A new study suggests that the risk of developing heart failure also depends on where we live.
The research compared census tract data on socioeconomic deprivation – a clustering of neighborhood-level variables of wealth, education, occupation and housing patterns – and heart failure rates among 27,078 middle-aged whites and African-Americans from the Southeastern states.
Researchers grouped the participants (average age 55, 69 % African-American, 63 % women) in three groups ranging from the least-deprived to the most-deprived neighborhoods. During an average follow-up of more than five years, 4,300 participants were diagnosed with heart failure.
Researchers noted that residents living in more socioeconomically deprived areas were at the highest risk for heart failure. As neighborhood socioeconomic factors worsened between one group to the next, researchers noted a 12 % increase in risk of heart failure. After adjusting for other factors, researchers say 4.8 % of the variance in heart-failure risk was explained by neighborhood factors.
“There is existing evidence suggesting strong, independent associations between personal socioeconomic status – like education, income level and occupation – and risks of heart failure and many other chronic diseases,” said Loren Lipworth, the study’s co-senior author.
“But what this study adds is evidence suggesting that characteristics of your place of residence, actually also play a significant role in influencing the risk of heart failure over and above the role of your own individual socioeconomic characteristics,” she said. “It opens the door for possible interventions that center on preventive measures in the community.”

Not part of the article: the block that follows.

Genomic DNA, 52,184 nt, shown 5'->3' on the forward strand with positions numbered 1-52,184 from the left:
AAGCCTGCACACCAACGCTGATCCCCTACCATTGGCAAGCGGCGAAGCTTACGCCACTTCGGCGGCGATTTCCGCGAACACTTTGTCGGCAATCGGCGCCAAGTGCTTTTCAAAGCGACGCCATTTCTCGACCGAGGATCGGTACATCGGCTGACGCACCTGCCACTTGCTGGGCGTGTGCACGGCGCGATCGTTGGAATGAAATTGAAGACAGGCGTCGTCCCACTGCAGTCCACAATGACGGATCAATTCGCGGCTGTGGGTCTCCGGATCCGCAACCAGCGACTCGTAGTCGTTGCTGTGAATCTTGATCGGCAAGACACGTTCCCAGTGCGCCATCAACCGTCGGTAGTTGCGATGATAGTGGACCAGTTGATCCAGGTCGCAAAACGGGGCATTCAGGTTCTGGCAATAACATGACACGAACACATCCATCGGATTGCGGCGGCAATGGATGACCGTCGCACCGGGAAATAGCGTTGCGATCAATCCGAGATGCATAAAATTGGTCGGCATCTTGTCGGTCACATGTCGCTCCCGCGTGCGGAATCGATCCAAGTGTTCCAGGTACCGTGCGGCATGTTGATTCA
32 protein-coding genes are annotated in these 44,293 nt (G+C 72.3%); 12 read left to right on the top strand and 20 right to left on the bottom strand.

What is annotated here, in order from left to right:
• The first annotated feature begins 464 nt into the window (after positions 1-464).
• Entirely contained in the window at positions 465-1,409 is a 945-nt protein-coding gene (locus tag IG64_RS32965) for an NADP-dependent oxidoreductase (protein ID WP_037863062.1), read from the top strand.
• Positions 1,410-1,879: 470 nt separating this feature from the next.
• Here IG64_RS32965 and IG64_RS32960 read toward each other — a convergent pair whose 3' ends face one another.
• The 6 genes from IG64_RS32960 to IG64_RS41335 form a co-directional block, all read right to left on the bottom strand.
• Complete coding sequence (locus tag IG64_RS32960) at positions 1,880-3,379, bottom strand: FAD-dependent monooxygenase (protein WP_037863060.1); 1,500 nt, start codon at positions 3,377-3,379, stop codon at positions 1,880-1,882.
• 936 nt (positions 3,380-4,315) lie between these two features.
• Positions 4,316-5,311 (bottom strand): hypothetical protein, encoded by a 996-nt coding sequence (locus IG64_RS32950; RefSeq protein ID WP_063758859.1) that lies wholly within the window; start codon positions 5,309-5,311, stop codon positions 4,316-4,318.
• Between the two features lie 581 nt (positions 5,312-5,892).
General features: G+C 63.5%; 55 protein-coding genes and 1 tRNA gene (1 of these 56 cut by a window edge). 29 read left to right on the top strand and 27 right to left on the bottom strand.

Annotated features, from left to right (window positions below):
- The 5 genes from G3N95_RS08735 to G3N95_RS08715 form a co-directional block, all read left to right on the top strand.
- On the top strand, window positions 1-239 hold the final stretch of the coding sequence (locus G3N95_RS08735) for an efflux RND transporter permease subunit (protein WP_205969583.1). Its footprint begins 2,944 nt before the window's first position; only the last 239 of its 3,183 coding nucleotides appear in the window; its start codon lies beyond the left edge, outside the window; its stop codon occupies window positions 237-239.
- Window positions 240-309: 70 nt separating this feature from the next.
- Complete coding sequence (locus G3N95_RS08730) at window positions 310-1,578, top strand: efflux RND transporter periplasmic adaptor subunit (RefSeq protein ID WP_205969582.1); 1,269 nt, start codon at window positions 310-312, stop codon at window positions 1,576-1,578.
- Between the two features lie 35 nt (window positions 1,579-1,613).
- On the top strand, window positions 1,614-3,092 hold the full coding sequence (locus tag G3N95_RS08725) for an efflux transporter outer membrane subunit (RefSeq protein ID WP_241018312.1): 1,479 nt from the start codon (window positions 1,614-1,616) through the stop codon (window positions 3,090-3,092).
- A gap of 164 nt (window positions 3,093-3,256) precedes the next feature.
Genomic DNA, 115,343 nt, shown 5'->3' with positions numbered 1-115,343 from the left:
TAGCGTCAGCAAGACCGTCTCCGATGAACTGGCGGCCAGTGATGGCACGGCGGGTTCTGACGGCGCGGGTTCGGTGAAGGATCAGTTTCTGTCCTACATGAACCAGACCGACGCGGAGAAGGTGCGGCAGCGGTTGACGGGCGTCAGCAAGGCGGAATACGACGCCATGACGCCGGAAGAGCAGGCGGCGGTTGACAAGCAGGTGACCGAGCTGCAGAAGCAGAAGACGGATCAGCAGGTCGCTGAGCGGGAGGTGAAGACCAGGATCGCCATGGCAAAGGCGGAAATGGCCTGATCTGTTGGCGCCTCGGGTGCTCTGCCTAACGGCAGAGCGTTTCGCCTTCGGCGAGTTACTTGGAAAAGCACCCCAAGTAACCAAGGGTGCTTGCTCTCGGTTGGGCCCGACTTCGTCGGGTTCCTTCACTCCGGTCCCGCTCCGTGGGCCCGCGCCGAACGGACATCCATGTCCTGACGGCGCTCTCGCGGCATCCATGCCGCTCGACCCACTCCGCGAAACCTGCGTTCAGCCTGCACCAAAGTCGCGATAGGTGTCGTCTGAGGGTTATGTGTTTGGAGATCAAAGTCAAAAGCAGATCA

Study participants were from the Southern Community Cohort Study (SCCS) – an ongoing prospective investigation of cancer and other chronic conditions in a largely resource-limited, underinsured group of recruits in 12 Southeastern states.
More than 50 % of the participants studied lived in the most deprived neighborhoods. 70% of residents studied earned less than $15,000 a year. Researchers suggest residents may benefit most from improvements in community resources such as exercise facilities, healthy food outlets and medical facilities.
“Increased and improved access to community-level resources could mitigate cardiovascular disease risk factors like obesity, hypertension and diabetes,” said Elvis Akwo, first author of the study. “Improved community-level resources may ultimately reduce the risk of heart failure in these communities.”
The focus on public policy and prevention may have the greatest potential to mitigate the burden of cardiovascular disease and improve overall health, researchers said. An accompanying editorial by Wayne Rosamond Ph.D.; M.S. and Anna Johnson, Ph.D.; MSPH, said this research adds an important aspect to our understanding of the role of neighborhood in health by focusing on low-income neighborhoods.
“By conducting this study in a predominantly low socioeconomic status (SES) population, the potential for bias from individual SES is reduced, allowing for a direct interpretation of associations of neighborhood aspects with heart failure incidence,” Rosasmond and Johnson wrote. The findings have been published in the journal Circulation: Cardiovascular Quality and Outcomes.